As part of a practical exercise in the MRes course, we were asked to create a map of London with the average GCSE scores. Since we needed a value for every pixel, and the data are about wards, we used a method of interpolation, and specifically the Kriging method. Also, I went one step further and used Kriging with both R (which is can be integrated in GRASS as well), by using the gstat package and ArcMap.Kriging is an interpolation method and can be used for “describing the surface” of an area with the specific sample values. It’s function is based on assuming the distance or direction between sample points, which finally show a spatial correlation (Dennett. A, 2013). It is decided that Kriging is the best interpolation method to be used in this specific case, since it comes with smoother results. Also, after using all the possible different methods, in both softwares the variograms used for applying Kriging were created with the exponential models, since they were the best to be used, statistically proven.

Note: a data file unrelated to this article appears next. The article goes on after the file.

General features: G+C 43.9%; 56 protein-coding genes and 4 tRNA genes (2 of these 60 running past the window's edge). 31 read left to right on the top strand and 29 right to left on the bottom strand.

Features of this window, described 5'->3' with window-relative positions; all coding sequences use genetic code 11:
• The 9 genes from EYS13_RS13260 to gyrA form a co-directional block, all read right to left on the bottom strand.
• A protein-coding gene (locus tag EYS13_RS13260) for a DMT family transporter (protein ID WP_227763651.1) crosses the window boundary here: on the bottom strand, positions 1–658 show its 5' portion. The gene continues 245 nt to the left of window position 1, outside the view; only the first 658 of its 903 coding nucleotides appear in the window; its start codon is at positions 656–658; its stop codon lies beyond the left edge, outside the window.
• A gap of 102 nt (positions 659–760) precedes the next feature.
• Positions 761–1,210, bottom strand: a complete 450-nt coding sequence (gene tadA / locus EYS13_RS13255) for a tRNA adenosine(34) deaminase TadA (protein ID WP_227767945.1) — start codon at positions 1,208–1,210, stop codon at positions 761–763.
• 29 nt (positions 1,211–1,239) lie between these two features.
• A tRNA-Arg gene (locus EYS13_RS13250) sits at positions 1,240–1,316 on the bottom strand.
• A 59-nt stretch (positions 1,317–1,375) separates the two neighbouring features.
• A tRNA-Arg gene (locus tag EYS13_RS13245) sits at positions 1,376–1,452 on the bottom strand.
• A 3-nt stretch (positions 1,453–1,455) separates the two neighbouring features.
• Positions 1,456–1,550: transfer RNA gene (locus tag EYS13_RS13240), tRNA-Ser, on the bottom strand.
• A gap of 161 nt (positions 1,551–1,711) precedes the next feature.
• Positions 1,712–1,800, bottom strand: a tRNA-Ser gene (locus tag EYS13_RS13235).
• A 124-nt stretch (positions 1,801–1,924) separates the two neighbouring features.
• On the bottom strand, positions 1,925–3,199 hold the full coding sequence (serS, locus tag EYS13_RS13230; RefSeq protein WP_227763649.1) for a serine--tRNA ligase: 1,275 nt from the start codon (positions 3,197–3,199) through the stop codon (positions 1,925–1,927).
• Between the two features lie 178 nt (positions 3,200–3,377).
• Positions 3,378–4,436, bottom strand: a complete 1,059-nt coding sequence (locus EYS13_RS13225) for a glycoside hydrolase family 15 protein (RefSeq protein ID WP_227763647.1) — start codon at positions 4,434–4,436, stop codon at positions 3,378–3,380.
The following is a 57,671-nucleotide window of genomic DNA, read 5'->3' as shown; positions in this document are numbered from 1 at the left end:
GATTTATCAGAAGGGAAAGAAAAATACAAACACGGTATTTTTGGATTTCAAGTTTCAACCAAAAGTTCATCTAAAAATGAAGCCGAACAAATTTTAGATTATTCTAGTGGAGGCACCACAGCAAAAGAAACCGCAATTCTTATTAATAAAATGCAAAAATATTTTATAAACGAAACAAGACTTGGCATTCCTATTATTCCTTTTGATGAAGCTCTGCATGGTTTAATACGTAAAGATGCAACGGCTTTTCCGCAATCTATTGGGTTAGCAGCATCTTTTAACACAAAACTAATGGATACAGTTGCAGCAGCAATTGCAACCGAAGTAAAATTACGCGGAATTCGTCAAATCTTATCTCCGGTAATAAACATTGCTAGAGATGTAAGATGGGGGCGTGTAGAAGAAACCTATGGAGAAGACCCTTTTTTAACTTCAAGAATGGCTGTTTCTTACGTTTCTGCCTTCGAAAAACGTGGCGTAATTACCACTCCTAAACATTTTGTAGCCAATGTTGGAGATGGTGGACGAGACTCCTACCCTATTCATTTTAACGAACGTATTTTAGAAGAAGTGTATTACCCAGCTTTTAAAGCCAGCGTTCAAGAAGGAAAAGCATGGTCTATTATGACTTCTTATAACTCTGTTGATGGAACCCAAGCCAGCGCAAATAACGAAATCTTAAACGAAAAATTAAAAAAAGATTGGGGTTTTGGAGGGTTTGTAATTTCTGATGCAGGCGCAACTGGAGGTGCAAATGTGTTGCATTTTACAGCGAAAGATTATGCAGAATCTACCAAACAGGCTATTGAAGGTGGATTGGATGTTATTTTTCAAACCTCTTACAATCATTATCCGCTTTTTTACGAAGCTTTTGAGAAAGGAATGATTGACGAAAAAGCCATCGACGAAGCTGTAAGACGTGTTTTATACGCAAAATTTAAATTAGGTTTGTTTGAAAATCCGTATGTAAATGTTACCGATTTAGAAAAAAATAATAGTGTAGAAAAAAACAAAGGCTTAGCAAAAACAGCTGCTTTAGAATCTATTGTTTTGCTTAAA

The same options were used in both programs, because I would like to compare the results afterwards. The proper semivariogram was created, which estimates the values of the London “grid” and then I created the surface.
The darker areas show higher average GCSE scores.
As anyone can notice in the results, even the fact that they are the same, the output is a bit different. R provides a smoother optical output, but ArcMap categorises the results which can be more practical in analysis afterwards.